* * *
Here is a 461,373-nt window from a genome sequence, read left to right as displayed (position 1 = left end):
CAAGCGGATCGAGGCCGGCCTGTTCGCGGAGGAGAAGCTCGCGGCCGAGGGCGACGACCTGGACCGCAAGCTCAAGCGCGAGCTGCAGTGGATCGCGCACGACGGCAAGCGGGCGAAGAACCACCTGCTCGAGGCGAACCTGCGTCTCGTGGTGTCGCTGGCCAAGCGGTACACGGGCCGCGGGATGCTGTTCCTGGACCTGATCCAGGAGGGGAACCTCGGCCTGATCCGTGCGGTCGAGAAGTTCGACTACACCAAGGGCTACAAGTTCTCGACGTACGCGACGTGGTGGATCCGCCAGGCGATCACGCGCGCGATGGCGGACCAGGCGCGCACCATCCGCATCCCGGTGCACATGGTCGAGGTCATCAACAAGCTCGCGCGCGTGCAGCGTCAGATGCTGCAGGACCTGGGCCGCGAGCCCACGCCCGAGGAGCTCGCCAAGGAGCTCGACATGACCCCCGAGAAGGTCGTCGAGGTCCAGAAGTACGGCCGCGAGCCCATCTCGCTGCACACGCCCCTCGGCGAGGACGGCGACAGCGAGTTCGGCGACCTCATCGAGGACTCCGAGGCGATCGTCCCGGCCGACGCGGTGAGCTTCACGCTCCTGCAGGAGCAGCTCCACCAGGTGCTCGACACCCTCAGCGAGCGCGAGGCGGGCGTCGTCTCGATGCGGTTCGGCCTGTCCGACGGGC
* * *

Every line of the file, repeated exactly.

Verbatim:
Here is a 461,373-nt window from a genome sequence, read left to right as displayed (position 1 = left end):
CAAGCGGATCGAGGCCGGCCTGTTCGCGGAGGAGAAGCTCGCGGCCGAGGGCGACGACCTGGACCGCAAGCTCAAGCGCGAGCTGCAGTGGATCGCGCACGACGGCAAGCGGGCGAAGAACCACCTGCTCGAGGCGAACCTGCGTCTCGTGGTGTCGCTGGCCAAGCGGTACACGGGCCGCGGGATGCTGTTCCTGGACCTGATCCAGGAGGGGAACCTCGGCCTGATCCGTGCGGTCGAGAAGTTCGACTACACCAAGGGCTACAAGTTCTCGACGTACGCGACGTGGTGGATCCGCCAGGCGATCACGCGCGCGATGGCGGACCAGGCGCGCACCATCCGCATCCCGGTGCACATGGTCGAGGTCATCAACAAGCTCGCGCGCGTGCAGCGTCAGATGCTGCAGGACCTGGGCCGCGAGCCCACGCCCGAGGAGCTCGCCAAGGAGCTCGACATGACCCCCGAGAAGGTCGTCGAGGTCCAGAAGTACGGCCGCGAGCCCATCTCGCTGCACACGCCCCTCGGCGAGGACGGCGACAGCGAGTTCGGCGACCTCATCGAGGACTCCGAGGCGATCGTCCCGGCCGACGCGGTGAGCTTCACGCTCCTGCAGGAGCAGCTCCACCAGGTGCTCGACACCCTCAGCGAGCGCGAGGCGGGCGTCGTCTCGATGCGGTTCGGCCTGTCCGACGGGC